Characteristics of the audience (self-esteem)

High
self-esteem- more resistant to changing initial opinion
Low
self-esteem- do not have confidence in own opinions; more open to change

Political orientation (John Jost)
Conservatives have a greater need to manage uncertainty and threat.
Thus, conservatives are far more moved by arguments that induce fear and which cast issues in simple black and white terms than liberals.
Liberals tend to respond to more nuanced, fact-based arguments that appeal to reason rather than strong emotions.
Why would it be difficult for conservative and liberal individuals to rely on arguments they find persuasive and be effective at changing each other’s opinions about a topic?
Fear
and the threat of terrorism
If you scare people – give them specific ways to be vigilant and to respond when they identify threats.
The Director of Homeland Security and other high-ranking government officials have issued several warnings and guidelines for citizens to follow since the Sept. 11th attacks.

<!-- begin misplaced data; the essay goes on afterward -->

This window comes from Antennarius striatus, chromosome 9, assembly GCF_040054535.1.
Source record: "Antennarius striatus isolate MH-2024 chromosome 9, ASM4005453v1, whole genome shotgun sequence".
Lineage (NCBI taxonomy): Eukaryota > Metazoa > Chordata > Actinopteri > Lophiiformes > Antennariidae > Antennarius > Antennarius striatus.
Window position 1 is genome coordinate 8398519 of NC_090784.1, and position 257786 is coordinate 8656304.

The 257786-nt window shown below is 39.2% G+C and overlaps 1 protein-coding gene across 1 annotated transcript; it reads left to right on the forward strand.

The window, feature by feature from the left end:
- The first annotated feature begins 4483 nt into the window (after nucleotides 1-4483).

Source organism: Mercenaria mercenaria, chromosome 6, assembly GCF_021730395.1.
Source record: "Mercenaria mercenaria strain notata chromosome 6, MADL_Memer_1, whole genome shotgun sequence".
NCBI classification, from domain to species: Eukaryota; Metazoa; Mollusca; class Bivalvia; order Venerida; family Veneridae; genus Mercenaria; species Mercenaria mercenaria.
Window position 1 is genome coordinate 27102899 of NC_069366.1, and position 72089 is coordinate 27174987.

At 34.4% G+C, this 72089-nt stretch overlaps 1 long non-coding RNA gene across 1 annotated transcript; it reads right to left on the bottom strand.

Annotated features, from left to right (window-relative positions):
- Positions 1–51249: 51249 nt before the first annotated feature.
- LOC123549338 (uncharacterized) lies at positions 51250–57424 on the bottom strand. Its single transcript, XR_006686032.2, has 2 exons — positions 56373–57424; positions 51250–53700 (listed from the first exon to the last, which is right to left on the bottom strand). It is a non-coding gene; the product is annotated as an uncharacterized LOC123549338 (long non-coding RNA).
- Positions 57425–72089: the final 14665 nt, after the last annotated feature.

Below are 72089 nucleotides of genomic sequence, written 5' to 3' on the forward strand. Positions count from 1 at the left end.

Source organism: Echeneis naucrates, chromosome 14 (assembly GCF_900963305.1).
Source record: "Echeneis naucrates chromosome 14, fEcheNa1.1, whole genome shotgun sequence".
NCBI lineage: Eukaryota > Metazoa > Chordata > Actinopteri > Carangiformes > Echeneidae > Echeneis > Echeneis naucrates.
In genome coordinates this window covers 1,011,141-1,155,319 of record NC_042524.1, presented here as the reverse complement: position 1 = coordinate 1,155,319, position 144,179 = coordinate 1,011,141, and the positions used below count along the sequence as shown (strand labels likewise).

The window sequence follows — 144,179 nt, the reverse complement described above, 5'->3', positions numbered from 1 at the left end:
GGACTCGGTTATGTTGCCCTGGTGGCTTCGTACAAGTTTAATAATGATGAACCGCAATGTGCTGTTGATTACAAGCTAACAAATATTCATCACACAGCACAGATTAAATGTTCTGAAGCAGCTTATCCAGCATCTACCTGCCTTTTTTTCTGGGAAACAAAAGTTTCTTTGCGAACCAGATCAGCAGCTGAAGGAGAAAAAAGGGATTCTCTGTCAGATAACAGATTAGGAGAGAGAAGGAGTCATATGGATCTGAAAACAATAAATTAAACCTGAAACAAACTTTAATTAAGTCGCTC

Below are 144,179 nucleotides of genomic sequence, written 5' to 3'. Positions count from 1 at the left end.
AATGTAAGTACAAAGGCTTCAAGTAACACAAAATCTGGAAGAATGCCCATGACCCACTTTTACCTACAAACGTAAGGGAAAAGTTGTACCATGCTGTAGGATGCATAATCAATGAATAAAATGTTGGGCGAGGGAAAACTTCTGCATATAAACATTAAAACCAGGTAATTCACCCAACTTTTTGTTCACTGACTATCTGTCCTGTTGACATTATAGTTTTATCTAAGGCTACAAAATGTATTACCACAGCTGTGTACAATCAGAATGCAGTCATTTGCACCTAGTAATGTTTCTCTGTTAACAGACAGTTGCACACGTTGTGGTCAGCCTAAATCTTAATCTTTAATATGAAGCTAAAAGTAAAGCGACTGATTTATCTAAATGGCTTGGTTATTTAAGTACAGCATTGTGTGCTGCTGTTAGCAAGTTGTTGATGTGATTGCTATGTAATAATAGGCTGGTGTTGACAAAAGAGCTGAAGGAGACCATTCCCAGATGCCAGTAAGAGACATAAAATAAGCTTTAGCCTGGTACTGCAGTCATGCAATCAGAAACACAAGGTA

Did their warnings and instructions meet the criteria for effective persuasion that have been presented in this chapter? If not, how did they fail?
As you watch the commercials take note of the specific tactics that are used.
Do the commercials invoke fear or provide facts or both?
Keep a list of the different approaches that the respective commercials use.
Then, in groups and in light of the information discussed in the readings, discuss which tactics might be more effective at convincing the general public to take action.
Group Activity

Logical
versus
emotional
appeals
In general, fear is more effective than logical appeals but it is difficult to completely separate the two types of messages (e.g., fluoride in drinking water).